WHY SHOULD I BE CONCERNED ABOUT BULLYING?

 

What are the negative outcomes for students who are bullied?
To meet the academic goals of education, students must perceive their learning environment to be a safe and secure place. Bullying in schools is counterproductive to this goal. Research shows that students who are bullied

  • feel unhappy at school
  • dislike school
  • view school as not a nice place to be
  • view school as an unsafe place
  • feel lonely
  • want to avoid the school environment
  • demonstrate lower academic competence
  • have higher rates of absenteeism

In addition, students who are bullied are more likely to suffer from a number of physical and mental health problems, and research that suggests that these effects can be long lasting. As a group, students who are bullied have

  • more physical complaints
  • lower self-esteem
  • greater feelings of ineffectiveness and more interpersonal difficulties
  • higher levels of depression, self-harm and suicidal thoughts
  • higher levels of anxiety and worry

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What are the negative outcomes for students who bully others?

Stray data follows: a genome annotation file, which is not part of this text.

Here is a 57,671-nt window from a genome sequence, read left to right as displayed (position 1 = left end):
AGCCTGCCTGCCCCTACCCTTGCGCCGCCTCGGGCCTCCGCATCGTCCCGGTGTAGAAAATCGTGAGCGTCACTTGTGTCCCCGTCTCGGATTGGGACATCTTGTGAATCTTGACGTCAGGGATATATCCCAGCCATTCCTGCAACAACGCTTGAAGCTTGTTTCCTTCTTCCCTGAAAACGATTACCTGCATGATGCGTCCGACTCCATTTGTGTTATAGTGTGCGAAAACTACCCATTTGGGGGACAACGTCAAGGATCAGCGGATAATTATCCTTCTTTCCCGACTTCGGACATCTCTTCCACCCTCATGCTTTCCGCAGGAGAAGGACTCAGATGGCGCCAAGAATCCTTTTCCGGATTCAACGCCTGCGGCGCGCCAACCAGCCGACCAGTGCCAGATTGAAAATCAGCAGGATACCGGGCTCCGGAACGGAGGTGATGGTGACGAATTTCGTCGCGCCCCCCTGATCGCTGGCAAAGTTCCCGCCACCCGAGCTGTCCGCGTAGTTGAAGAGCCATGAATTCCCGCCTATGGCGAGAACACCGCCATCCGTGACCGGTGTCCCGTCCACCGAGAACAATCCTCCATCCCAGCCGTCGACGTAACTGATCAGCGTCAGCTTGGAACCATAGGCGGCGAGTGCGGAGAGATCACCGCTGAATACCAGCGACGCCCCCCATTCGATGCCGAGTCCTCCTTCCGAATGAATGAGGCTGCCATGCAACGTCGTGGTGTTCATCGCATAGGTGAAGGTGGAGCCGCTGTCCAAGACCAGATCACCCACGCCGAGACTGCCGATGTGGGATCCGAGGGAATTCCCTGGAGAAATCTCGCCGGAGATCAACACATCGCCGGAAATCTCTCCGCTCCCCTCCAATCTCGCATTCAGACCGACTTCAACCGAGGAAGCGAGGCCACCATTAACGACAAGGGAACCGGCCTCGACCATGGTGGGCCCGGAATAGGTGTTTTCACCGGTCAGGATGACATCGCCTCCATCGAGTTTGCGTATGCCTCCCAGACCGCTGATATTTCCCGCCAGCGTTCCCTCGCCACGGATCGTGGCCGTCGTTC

Like students who are bullied, students who bully others

  • feel unhappy at school
  • dislike school
  • view school as not a nice place to be
  • demonstrate lower academic competence
  • experience higher levels of depression, self-harm and suicidal thoughts
  • have a greater incidence of mental health problems
  • experience greater negative health symptoms in general

Moreover, students who bully

  • are more likely to engage in delinquent behaviours such as wagging school, vandalism and shoplifting
  • are more likely to engage in violent behaviour after leaving school
  • are more likely to earn a criminal conviction as adults

Of further concern is the research finding that

  • students who bullied at age 14 are more likely to demonstrate bullying behaviour at ages 18 and 32
  • students who engaged in bullying at age 14 tend, at age 32, to have children who engage in bullying

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